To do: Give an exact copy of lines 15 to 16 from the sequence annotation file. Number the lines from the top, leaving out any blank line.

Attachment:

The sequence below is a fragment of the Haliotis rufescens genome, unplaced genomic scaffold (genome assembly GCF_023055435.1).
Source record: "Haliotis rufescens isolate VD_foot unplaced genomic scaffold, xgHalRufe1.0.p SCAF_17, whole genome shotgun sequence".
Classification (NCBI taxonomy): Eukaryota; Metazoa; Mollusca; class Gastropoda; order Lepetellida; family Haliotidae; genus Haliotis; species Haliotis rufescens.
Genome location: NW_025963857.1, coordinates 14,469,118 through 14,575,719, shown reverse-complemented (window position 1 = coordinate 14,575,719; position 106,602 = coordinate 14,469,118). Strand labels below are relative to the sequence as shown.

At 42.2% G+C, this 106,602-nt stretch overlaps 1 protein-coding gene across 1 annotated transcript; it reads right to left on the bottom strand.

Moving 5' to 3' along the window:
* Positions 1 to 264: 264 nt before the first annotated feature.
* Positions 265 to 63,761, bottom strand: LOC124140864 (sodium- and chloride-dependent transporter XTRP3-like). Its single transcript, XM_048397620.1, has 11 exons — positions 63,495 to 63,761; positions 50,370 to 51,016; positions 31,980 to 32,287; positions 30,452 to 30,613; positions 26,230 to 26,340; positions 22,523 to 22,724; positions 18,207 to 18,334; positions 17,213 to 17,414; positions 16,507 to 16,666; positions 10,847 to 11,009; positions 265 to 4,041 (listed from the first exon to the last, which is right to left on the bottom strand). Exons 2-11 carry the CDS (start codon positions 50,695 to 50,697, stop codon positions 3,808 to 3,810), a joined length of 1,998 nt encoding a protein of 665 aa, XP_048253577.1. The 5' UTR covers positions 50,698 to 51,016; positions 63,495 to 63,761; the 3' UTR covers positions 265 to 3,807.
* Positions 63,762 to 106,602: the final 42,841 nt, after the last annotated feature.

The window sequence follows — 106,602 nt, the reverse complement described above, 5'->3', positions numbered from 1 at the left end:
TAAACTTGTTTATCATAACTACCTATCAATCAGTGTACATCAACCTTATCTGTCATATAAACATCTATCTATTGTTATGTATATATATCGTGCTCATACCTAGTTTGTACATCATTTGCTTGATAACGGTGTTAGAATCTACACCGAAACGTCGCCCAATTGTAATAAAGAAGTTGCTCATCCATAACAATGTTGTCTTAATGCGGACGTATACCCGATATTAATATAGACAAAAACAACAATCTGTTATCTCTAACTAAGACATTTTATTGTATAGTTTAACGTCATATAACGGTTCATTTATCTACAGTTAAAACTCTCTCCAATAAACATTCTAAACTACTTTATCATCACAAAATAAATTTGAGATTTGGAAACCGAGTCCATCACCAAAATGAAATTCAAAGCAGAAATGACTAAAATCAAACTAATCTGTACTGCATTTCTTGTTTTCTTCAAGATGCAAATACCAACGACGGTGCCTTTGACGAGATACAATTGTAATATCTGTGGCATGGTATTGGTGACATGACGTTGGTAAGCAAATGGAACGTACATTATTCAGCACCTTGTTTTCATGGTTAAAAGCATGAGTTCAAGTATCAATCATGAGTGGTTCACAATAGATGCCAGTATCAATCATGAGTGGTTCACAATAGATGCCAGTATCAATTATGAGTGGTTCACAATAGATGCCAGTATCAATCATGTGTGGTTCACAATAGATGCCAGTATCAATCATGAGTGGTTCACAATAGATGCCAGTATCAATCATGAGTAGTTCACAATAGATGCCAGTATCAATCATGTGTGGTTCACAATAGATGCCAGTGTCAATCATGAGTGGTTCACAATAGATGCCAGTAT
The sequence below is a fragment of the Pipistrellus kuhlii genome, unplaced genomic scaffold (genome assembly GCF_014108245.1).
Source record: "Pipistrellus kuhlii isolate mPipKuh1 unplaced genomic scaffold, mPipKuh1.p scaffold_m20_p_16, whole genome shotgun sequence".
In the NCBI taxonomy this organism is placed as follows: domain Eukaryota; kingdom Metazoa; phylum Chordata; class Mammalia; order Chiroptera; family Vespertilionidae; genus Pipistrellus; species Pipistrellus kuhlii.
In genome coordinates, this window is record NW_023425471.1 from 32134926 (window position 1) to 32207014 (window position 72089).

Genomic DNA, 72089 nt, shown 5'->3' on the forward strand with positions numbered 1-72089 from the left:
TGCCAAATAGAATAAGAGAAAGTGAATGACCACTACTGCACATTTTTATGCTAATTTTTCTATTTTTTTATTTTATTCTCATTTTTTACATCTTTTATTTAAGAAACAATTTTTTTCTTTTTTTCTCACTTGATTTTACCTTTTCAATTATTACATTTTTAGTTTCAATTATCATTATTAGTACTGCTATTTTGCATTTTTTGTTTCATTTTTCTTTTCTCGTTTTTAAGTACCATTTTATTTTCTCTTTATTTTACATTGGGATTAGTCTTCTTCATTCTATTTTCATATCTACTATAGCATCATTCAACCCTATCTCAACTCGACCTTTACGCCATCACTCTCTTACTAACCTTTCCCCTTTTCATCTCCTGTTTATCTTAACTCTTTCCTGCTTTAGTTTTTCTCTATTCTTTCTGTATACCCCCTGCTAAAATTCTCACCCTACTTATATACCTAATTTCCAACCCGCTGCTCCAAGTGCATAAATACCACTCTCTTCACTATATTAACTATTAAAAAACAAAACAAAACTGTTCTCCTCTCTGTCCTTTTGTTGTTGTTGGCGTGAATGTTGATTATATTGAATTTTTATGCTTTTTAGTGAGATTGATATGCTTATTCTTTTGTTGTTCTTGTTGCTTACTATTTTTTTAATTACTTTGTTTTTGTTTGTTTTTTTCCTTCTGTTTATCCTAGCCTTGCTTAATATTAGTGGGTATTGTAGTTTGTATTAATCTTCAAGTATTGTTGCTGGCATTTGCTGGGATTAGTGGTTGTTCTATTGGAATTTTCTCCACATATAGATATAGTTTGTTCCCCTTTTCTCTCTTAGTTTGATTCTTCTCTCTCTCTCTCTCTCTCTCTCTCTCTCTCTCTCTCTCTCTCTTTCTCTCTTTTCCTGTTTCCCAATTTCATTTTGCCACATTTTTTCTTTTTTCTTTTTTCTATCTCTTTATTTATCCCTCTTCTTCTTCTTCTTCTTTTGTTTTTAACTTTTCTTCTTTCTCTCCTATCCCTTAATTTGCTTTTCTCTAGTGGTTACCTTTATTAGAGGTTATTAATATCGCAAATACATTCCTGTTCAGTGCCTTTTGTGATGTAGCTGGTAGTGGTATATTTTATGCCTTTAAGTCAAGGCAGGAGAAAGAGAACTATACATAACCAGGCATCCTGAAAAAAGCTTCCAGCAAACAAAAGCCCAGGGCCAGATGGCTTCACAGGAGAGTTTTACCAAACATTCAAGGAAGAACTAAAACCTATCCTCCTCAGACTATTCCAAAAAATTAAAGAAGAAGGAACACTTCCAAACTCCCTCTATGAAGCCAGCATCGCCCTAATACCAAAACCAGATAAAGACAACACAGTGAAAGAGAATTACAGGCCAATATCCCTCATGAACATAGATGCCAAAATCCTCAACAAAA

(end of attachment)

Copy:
In genome coordinates, this window is record NW_023425471.1 from 32134926 (window position 1) to 32207014 (window position 72089).

Genomic DNA, 72089 nt, shown 5'->3' on the forward strand with positions numbered 1-72089 from the left: